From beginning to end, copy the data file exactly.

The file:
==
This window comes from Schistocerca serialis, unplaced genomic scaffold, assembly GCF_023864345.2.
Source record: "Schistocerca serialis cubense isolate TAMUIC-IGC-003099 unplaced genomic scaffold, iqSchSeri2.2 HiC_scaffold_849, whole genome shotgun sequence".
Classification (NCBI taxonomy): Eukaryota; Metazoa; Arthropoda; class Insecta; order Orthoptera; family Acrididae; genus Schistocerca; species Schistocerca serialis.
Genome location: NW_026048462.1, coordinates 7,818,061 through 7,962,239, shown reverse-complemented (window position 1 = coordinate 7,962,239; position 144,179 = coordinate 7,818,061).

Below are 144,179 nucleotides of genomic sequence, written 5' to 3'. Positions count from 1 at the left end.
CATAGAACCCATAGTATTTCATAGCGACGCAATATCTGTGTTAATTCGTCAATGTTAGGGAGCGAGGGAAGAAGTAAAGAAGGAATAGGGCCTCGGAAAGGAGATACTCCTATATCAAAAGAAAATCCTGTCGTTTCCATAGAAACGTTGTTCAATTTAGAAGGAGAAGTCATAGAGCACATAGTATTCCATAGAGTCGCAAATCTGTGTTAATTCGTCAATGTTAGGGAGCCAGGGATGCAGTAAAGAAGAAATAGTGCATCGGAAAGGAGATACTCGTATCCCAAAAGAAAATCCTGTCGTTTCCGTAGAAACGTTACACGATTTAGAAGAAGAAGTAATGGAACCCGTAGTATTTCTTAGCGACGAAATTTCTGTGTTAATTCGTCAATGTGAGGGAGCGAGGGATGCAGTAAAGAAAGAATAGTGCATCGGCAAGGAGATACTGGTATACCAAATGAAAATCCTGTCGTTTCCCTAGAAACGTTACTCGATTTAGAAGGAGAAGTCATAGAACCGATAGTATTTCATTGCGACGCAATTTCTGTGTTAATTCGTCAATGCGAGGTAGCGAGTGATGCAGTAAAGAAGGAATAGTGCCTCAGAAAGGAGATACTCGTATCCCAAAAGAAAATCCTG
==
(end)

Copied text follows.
This window comes from Schistocerca serialis, unplaced genomic scaffold, assembly GCF_023864345.2.
Source record: "Schistocerca serialis cubense isolate TAMUIC-IGC-003099 unplaced genomic scaffold, iqSchSeri2.2 HiC_scaffold_849, whole genome shotgun sequence".
Classification (NCBI taxonomy): Eukaryota; Metazoa; Arthropoda; class Insecta; order Orthoptera; family Acrididae; genus Schistocerca; species Schistocerca serialis.
Genome location: NW_026048462.1, coordinates 7,818,061 through 7,962,239, shown reverse-complemented (window position 1 = coordinate 7,962,239; position 144,179 = coordinate 7,818,061).

Below are 144,179 nucleotides of genomic sequence, written 5' to 3'. Positions count from 1 at the left end.
CATAGAACCCATAGTATTTCATAGCGACGCAATATCTGTGTTAATTCGTCAATGTTAGGGAGCGAGGGAAGAAGTAAAGAAGGAATAGGGCCTCGGAAAGGAGATACTCCTATATCAAAAGAAAATCCTGTCGTTTCCATAGAAACGTTGTTCAATTTAGAAGGAGAAGTCATAGAGCACATAGTATTCCATAGAGTCGCAAATCTGTGTTAATTCGTCAATGTTAGGGAGCCAGGGATGCAGTAAAGAAGAAATAGTGCATCGGAAAGGAGATACTCGTATCCCAAAAGAAAATCCTGTCGTTTCCGTAGAAACGTTACACGATTTAGAAGAAGAAGTAATGGAACCCGTAGTATTTCTTAGCGACGAAATTTCTGTGTTAATTCGTCAATGTGAGGGAGCGAGGGATGCAGTAAAGAAAGAATAGTGCATCGGCAAGGAGATACTGGTATACCAAATGAAAATCCTGTCGTTTCCCTAGAAACGTTACTCGATTTAGAAGGAGAAGTCATAGAACCGATAGTATTTCATTGCGACGCAATTTCTGTGTTAATTCGTCAATGCGAGGTAGCGAGTGATGCAGTAAAGAAGGAATAGTGCCTCAGAAAGGAGATACTCGTATCCCAAAAGAAAATCCTG